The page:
Is it more efficient to use a varchar field sized as a power of two vs. another number? I'm thinking no, because for SQL Server the default is 50.

However, I've heard (but never confirmed) that sizing fields as a power of 2 is more efficient because they equate to even bytes, and computers process in bits & bytes.

So, does a field declared as varchar(32) or varchar(64) have any real benefit over varchar(50)?



In some other uses, there are some advantages to use structures with a power of two size, mostly because you can fit a nice (power of two) number of these inside another power-of-two-sized structure. But this doesn't apply to a DB fieldsize.

The only power-of-two-sizing related to VARCHARs is about the exact type of varchar (or TEXT/BLOB in some SQL dialects): if it's less than 256, it can use a single byte to indicate length. if it's less than 65536 (64KB), two bytes are enough, three bytes work up to 16777216 (16MB), four bytes go to 4294967296 (4GB).

Also, it can be argued that VARCHAR(50) is just as expensive as VARCHAR(255), since both will need n+1 bytes of storage.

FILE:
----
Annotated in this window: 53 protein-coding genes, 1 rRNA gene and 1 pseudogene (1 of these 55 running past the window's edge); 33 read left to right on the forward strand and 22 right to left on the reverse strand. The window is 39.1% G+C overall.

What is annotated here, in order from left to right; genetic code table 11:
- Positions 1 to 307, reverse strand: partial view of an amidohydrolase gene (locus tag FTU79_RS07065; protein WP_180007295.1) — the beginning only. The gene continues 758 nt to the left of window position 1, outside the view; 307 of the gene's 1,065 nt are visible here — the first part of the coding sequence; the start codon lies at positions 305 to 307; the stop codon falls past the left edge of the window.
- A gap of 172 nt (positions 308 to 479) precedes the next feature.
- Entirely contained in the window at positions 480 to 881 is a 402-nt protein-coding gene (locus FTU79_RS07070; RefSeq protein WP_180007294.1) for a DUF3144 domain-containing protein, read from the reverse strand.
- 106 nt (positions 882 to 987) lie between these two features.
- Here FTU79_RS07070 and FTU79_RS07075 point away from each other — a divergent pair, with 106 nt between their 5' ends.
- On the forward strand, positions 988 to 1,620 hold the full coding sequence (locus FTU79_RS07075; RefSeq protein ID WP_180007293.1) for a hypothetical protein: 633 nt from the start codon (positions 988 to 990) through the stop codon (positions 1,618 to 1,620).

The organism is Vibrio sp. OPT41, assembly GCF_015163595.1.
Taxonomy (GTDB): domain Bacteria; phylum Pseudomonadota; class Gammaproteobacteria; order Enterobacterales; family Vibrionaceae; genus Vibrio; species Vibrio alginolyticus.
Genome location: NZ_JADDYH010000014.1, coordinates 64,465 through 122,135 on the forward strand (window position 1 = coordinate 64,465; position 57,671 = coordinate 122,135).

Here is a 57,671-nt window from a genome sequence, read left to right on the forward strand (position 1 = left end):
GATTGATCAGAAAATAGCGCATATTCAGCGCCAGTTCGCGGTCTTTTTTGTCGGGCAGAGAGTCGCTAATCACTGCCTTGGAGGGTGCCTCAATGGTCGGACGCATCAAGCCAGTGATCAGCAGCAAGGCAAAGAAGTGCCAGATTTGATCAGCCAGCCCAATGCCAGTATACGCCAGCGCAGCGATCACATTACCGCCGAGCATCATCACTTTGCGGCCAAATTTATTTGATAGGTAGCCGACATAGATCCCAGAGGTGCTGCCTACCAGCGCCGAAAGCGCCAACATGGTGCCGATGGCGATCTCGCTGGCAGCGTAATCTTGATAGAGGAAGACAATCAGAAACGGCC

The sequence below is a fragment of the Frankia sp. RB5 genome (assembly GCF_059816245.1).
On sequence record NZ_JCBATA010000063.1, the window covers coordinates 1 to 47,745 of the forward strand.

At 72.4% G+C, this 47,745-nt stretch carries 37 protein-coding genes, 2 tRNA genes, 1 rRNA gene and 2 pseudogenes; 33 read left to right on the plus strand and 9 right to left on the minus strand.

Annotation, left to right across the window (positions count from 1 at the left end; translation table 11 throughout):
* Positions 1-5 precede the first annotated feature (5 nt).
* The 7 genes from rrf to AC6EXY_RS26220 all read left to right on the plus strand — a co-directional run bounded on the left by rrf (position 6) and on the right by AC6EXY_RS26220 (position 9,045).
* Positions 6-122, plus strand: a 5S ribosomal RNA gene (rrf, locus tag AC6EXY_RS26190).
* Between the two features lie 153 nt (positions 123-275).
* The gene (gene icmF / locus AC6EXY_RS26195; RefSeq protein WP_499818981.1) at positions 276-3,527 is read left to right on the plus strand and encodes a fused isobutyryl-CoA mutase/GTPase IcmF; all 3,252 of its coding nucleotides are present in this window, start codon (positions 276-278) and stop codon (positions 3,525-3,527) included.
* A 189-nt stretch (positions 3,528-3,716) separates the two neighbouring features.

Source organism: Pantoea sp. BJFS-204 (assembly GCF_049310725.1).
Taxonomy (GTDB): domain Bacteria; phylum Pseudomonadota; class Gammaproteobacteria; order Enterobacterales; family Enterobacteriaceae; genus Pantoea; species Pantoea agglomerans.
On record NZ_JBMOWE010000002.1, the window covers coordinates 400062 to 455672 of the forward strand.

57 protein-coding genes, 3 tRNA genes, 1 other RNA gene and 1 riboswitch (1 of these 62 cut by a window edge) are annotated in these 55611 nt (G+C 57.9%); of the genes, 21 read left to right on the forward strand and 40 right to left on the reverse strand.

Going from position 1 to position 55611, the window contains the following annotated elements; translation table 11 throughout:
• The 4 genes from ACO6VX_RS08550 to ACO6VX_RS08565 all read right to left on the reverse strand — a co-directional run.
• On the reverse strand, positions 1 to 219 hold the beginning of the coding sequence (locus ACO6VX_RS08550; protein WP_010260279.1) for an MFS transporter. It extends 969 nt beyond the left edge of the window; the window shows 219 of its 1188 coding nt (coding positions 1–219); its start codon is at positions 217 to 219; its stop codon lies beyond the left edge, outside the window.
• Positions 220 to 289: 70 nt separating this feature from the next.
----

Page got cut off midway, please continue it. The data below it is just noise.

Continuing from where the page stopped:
Of course that's before thinking of Unicode...


I always thought people choose powers of two for varchar fields because we're geeks and that's what we do. At least that's what I've always done.


The only tangible benefit you will see from using certain maximum lengths is the storage space required for the VARCHAR. A maximum length over 255 would require an extra byte to store the length of the value in each row (and an extra 2 bytes for lengths of 256^2 or greater and so on).

  • 1
    wouldn't it be 256*2 ? – Realn0whereman Apr 26 '18 at 16:41
  • @Realn0whereman No, 256*2 would only require an extra bit. 8 bits can store values between 0 and 255 (assuming unsigned values here), an extra bit doubles that to 0-511. An extra byte (8 bits) takes that to 2^16 possible values, or 0-65535, ie. anything below 256^2. – Tom Galvin Feb 28 at 12:15

For SQL in general? No. For a specific implementation, maybe.

What is more efficient is not determined by a specification (SQL is just a specification), but how it is implemented in a certain DBMS.

  • One possible place for this to occur would be in the in-memory format for rows...2^n lengths should reduce the need for alignment offsets. Usually a small effect, I suspect. – dmckee Feb 27 '09 at 14:42
  • 1
    Memory alignment happens in multiples, not in powers. On a 32-bit aligned architecture, the best byte offsets are 4×n, for example. – Juliano Feb 27 '09 at 16:41

It depends on the specific database implementation, but I wouldn't expect it to. It's not performing any calculations on the number of characters, generally, so it shouldn't affect performance - only space.

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